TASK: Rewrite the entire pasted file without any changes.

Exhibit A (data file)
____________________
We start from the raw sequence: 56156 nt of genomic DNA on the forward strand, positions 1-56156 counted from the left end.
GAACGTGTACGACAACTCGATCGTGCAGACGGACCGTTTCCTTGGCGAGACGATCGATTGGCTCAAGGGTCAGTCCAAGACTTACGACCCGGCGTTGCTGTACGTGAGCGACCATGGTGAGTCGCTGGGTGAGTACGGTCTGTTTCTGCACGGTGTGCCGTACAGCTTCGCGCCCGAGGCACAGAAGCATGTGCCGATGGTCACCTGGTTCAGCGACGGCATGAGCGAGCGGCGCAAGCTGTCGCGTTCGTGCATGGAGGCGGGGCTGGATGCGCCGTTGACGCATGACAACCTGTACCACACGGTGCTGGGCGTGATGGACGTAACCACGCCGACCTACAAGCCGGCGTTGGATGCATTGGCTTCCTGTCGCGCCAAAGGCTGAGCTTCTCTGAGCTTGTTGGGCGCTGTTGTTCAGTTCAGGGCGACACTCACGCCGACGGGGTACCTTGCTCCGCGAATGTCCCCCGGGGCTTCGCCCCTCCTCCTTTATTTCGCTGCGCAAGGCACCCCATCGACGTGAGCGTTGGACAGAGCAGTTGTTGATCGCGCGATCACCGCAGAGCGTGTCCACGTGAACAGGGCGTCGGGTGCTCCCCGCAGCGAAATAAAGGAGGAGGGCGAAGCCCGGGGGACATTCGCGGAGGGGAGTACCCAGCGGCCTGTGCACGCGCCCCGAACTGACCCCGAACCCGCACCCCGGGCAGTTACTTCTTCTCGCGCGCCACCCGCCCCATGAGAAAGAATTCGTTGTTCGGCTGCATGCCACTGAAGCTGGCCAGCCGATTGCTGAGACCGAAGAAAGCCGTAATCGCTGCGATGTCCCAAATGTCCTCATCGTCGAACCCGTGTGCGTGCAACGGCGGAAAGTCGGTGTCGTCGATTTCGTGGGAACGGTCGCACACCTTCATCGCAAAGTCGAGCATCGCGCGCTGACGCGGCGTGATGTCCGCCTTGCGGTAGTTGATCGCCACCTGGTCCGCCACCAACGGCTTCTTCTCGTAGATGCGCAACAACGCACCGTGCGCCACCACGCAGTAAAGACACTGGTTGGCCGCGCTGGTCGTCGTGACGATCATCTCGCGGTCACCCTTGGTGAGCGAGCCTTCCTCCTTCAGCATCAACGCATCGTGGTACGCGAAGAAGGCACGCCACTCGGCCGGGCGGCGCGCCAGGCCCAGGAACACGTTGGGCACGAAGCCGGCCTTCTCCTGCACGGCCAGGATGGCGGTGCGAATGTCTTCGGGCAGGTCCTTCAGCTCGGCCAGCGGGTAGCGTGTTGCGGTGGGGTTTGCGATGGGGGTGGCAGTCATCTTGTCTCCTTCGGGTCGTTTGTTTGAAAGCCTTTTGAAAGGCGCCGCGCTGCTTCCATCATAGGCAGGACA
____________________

We start from the raw sequence: 56156 nt of genomic DNA on the forward strand, positions 1-56156 counted from the left end.
GAACGTGTACGACAACTCGATCGTGCAGACGGACCGTTTCCTTGGCGAGACGATCGATTGGCTCAAGGGTCAGTCCAAGACTTACGACCCGGCGTTGCTGTACGTGAGCGACCATGGTGAGTCGCTGGGTGAGTACGGTCTGTTTCTGCACGGTGTGCCGTACAGCTTCGCGCCCGAGGCACAGAAGCATGTGCCGATGGTCACCTGGTTCAGCGACGGCATGAGCGAGCGGCGCAAGCTGTCGCGTTCGTGCATGGAGGCGGGGCTGGATGCGCCGTTGACGCATGACAACCTGTACCACACGGTGCTGGGCGTGATGGACGTAACCACGCCGACCTACAAGCCGGCGTTGGATGCATTGGCTTCCTGTCGCGCCAAAGGCTGAGCTTCTCTGAGCTTGTTGGGCGCTGTTGTTCAGTTCAGGGCGACACTCACGCCGACGGGGTACCTTGCTCCGCGAATGTCCCCCGGGGCTTCGCCCCTCCTCCTTTATTTCGCTGCGCAAGGCACCCCATCGACGTGAGCGTTGGACAGAGCAGTTGTTGATCGCGCGATCACCGCAGAGCGTGTCCACGTGAACAGGGCGTCGGGTGCTCCCCGCAGCGAAATAAAGGAGGAGGGCGAAGCCCGGGGGACATTCGCGGAGGGGAGTACCCAGCGGCCTGTGCACGCGCCCCGAACTGACCCCGAACCCGCACCCCGGGCAGTTACTTCTTCTCGCGCGCCACCCGCCCCATGAGAAAGAATTCGTTGTTCGGCTGCATGCCACTGAAGCTGGCCAGCCGATTGCTGAGACCGAAGAAAGCCGTAATCGCTGCGATGTCCCAAATGTCCTCATCGTCGAACCCGTGTGCGTGCAACGGCGGAAAGTCGGTGTCGTCGATTTCGTGGGAACGGTCGCACACCTTCATCGCAAAGTCGAGCATCGCGCGCTGACGCGGCGTGATGTCCGCCTTGCGGTAGTTGATCGCCACCTGGTCCGCCACCAACGGCTTCTTCTCGTAGATGCGCAACAACGCACCGTGCGCCACCACGCAGTAAAGACACTGGTTGGCCGCGCTGGTCGTCGTGACGATCATCTCGCGGTCACCCTTGGTGAGCGAGCCTTCCTCCTTCAGCATCAACGCATCGTGGTACGCGAAGAAGGCACGCCACTCGGCCGGGCGGCGCGCCAGGCCCAGGAACACGTTGGGCACGAAGCCGGCCTTCTCCTGCACGGCCAGGATGGCGGTGCGAATGTCTTCGGGCAGGTCCTTCAGCTCGGCCAGCGGGTAGCGTGTTGCGGTGGGGTTTGCGATGGGGGTGGCAGTCATCTTGTCTCCTTCGGGTCGTTTGTTTGAAAGCCTTTTGAAAGGCGCCGCGCTGCTTCCATCATAGGCAGGACA